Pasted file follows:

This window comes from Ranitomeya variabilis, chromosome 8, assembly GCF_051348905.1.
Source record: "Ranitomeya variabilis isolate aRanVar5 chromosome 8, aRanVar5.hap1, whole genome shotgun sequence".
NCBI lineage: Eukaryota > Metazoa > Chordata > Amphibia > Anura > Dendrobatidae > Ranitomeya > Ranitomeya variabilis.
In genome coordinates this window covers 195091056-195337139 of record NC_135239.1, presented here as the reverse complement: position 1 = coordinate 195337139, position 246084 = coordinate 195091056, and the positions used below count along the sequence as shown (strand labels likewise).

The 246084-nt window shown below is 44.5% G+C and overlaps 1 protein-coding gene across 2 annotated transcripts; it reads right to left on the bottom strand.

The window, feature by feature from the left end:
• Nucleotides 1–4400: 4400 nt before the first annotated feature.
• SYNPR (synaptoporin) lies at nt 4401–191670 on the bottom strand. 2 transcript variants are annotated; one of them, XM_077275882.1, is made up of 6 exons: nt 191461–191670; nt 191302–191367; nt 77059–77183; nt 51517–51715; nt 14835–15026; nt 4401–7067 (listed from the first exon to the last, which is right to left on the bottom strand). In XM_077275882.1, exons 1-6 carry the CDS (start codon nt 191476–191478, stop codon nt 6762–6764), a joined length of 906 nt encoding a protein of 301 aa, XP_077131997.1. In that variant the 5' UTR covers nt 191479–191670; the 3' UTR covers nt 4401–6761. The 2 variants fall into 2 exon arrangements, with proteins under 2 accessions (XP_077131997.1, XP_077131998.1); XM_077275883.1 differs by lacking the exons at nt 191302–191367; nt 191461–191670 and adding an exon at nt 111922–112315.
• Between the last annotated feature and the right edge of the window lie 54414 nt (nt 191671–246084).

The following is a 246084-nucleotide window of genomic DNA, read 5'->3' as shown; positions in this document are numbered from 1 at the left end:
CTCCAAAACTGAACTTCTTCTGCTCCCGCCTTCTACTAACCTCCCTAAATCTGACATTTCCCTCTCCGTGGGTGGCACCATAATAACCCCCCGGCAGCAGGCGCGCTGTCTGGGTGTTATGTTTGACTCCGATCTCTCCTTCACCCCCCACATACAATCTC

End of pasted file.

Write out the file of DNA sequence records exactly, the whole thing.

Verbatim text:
This window comes from Ranitomeya variabilis, chromosome 8, assembly GCF_051348905.1.
Source record: "Ranitomeya variabilis isolate aRanVar5 chromosome 8, aRanVar5.hap1, whole genome shotgun sequence".
NCBI lineage: Eukaryota > Metazoa > Chordata > Amphibia > Anura > Dendrobatidae > Ranitomeya > Ranitomeya variabilis.
In genome coordinates this window covers 195091056-195337139 of record NC_135239.1, presented here as the reverse complement: position 1 = coordinate 195337139, position 246084 = coordinate 195091056, and the positions used below count along the sequence as shown (strand labels likewise).

The 246084-nt window shown below is 44.5% G+C and overlaps 1 protein-coding gene across 2 annotated transcripts; it reads right to left on the bottom strand.

The window, feature by feature from the left end:
• Nucleotides 1–4400: 4400 nt before the first annotated feature.
• SYNPR (synaptoporin) lies at nt 4401–191670 on the bottom strand. 2 transcript variants are annotated; one of them, XM_077275882.1, is made up of 6 exons: nt 191461–191670; nt 191302–191367; nt 77059–77183; nt 51517–51715; nt 14835–15026; nt 4401–7067 (listed from the first exon to the last, which is right to left on the bottom strand). In XM_077275882.1, exons 1-6 carry the CDS (start codon nt 191476–191478, stop codon nt 6762–6764), a joined length of 906 nt encoding a protein of 301 aa, XP_077131997.1. In that variant the 5' UTR covers nt 191479–191670; the 3' UTR covers nt 4401–6761. The 2 variants fall into 2 exon arrangements, with proteins under 2 accessions (XP_077131997.1, XP_077131998.1); XM_077275883.1 differs by lacking the exons at nt 191302–191367; nt 191461–191670 and adding an exon at nt 111922–112315.
• Between the last annotated feature and the right edge of the window lie 54414 nt (nt 191671–246084).

The following is a 246084-nucleotide window of genomic DNA, read 5'->3' as shown; positions in this document are numbered from 1 at the left end:
CTCCAAAACTGAACTTCTTCTGCTCCCGCCTTCTACTAACCTCCCTAAATCTGACATTTCCCTCTCCGTGGGTGGCACCATAATAACCCCCCGGCAGCAGGCGCGCTGTCTGGGTGTTATGTTTGACTCCGATCTCTCCTTCACCCCCCACATACAATCTC